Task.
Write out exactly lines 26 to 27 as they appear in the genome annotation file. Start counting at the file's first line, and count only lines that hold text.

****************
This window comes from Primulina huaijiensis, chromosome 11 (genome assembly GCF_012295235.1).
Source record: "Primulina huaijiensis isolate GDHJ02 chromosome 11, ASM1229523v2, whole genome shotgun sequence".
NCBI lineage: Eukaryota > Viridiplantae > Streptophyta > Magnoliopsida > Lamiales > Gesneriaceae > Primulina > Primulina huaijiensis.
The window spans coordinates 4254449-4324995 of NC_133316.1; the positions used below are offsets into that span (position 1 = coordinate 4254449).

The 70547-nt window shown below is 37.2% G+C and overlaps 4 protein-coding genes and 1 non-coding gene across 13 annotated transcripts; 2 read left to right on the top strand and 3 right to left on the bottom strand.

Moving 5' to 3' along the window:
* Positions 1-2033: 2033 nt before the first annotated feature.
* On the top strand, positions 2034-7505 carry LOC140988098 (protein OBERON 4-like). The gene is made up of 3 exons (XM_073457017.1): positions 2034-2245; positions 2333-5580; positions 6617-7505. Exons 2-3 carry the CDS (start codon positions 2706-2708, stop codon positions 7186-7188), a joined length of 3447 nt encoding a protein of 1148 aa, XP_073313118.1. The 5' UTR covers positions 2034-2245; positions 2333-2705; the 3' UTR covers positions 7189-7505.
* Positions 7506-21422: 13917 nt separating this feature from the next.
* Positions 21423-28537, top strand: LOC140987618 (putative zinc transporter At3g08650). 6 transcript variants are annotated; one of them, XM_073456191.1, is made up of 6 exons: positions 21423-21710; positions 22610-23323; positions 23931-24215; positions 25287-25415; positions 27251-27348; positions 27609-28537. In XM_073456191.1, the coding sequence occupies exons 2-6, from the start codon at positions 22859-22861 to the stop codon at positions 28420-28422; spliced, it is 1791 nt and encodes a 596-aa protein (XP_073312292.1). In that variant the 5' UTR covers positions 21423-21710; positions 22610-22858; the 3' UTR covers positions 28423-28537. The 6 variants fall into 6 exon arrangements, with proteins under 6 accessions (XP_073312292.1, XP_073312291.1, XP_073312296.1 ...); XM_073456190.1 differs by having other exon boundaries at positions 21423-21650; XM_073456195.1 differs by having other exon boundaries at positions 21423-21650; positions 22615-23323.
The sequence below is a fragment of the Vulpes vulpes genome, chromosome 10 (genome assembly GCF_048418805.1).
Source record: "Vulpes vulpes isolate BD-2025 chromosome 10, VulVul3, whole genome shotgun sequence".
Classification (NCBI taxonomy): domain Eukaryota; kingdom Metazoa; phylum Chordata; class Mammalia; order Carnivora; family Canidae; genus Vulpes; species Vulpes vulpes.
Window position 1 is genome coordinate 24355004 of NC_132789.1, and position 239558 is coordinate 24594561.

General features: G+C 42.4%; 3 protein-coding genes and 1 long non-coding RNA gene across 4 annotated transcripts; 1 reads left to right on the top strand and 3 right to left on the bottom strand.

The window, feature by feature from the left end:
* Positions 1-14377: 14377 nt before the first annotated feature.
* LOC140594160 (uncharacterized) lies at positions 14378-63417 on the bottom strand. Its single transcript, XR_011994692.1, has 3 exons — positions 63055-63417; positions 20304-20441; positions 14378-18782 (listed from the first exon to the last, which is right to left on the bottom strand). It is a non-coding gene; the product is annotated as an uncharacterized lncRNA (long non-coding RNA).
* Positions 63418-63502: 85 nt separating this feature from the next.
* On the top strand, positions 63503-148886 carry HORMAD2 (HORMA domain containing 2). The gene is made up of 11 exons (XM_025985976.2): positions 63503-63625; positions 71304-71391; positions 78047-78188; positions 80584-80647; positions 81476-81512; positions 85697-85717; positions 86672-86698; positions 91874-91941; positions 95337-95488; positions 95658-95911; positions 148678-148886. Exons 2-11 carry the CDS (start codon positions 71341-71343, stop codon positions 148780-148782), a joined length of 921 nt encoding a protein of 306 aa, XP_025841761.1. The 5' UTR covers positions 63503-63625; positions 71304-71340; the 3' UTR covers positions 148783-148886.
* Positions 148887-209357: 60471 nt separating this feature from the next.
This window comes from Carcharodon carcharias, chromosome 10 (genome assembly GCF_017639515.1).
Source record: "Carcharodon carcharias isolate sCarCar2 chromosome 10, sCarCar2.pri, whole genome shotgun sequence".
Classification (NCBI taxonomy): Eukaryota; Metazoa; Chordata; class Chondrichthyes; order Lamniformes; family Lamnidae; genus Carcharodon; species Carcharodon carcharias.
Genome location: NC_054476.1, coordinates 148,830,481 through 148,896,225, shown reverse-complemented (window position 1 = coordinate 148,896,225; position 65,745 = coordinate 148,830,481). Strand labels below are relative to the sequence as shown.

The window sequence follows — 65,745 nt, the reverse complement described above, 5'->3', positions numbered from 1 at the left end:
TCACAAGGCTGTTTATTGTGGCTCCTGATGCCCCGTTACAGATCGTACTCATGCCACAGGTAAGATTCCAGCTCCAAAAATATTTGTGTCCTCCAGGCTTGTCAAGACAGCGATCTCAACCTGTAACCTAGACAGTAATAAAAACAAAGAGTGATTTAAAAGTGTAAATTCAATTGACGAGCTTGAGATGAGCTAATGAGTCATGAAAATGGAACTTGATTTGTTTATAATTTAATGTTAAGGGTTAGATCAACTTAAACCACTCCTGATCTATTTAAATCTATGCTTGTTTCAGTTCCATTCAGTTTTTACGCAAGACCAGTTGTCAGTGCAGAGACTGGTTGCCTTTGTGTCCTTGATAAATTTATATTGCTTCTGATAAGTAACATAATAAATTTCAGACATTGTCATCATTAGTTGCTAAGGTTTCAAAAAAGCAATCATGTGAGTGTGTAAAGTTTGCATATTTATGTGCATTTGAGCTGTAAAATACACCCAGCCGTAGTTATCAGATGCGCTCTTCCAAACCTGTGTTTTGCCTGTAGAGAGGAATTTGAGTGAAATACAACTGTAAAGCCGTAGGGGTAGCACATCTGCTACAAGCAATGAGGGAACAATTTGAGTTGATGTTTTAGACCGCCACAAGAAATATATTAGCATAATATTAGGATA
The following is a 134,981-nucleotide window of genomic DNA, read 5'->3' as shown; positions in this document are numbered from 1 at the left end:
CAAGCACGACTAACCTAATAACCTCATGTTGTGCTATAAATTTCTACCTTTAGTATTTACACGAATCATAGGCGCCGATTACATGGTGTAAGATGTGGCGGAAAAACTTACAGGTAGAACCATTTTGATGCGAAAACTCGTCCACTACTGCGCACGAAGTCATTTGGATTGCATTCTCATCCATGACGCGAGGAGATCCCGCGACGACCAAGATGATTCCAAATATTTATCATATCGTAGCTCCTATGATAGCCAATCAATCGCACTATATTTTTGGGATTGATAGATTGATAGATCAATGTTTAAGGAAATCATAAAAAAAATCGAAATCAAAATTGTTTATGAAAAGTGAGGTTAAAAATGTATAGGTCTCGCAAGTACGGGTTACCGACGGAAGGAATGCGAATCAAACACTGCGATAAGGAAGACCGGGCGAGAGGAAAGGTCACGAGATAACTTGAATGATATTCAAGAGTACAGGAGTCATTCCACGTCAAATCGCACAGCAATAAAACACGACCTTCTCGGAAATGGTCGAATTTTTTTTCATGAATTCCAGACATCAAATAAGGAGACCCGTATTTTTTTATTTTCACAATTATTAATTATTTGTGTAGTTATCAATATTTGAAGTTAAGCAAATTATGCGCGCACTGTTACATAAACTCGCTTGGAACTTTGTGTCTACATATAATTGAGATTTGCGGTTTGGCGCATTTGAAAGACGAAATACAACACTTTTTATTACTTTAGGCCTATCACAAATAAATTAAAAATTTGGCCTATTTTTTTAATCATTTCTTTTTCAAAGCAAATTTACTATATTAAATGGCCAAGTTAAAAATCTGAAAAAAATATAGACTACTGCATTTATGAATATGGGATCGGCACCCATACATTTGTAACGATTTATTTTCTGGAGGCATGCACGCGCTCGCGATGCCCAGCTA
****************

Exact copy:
The window sequence follows — 65,745 nt, the reverse complement described above, 5'->3', positions numbered from 1 at the left end:
TCACAAGGCTGTTTATTGTGGCTCCTGATGCCCCGTTACAGATCGTACTCATGCCACAGGTAAGATTCCAGCTCCAAAAATATTTGTGTCCTCCAGGCTTGTCAAGACAGCGATCTCAACCTGTAACCTAGACAGTAATAAAAACAAAGAGTGATTTAAAAGTGTAAATTCAATTGACGAGCTTGAGATGAGCTAATGAGTCATGAAAATGGAACTTGATTTGTTTATAATTTAATGTTAAGGGTTAGATCAACTTAAACCACTCCTGATCTATTTAAATCTATGCTTGTTTCAGTTCCATTCAGTTTTTACGCAAGACCAGTTGTCAGTGCAGAGACTGGTTGCCTTTGTGTCCTTGATAAATTTATATTGCTTCTGATAAGTAACATAATAAATTTCAGACATTGTCATCATTAGTTGCTAAGGTTTCAAAAAAGCAATCATGTGAGTGTGTAAAGTTTGCATATTTATGTGCATTTGAGCTGTAAAATACACCCAGCCGTAGTTATCAGATGCGCTCTTCCAAACCTGTGTTTTGCCTGTAGAGAGGAATTTGAGTGAAATACAACTGTAAAGCCGTAGGGGTAGCACATCTGCTACAAGCAATGAGGGAACAATTTGAGTTGATGTTTTAGACCGCCACAAGAAATATATTAGCATAATATTAGGATA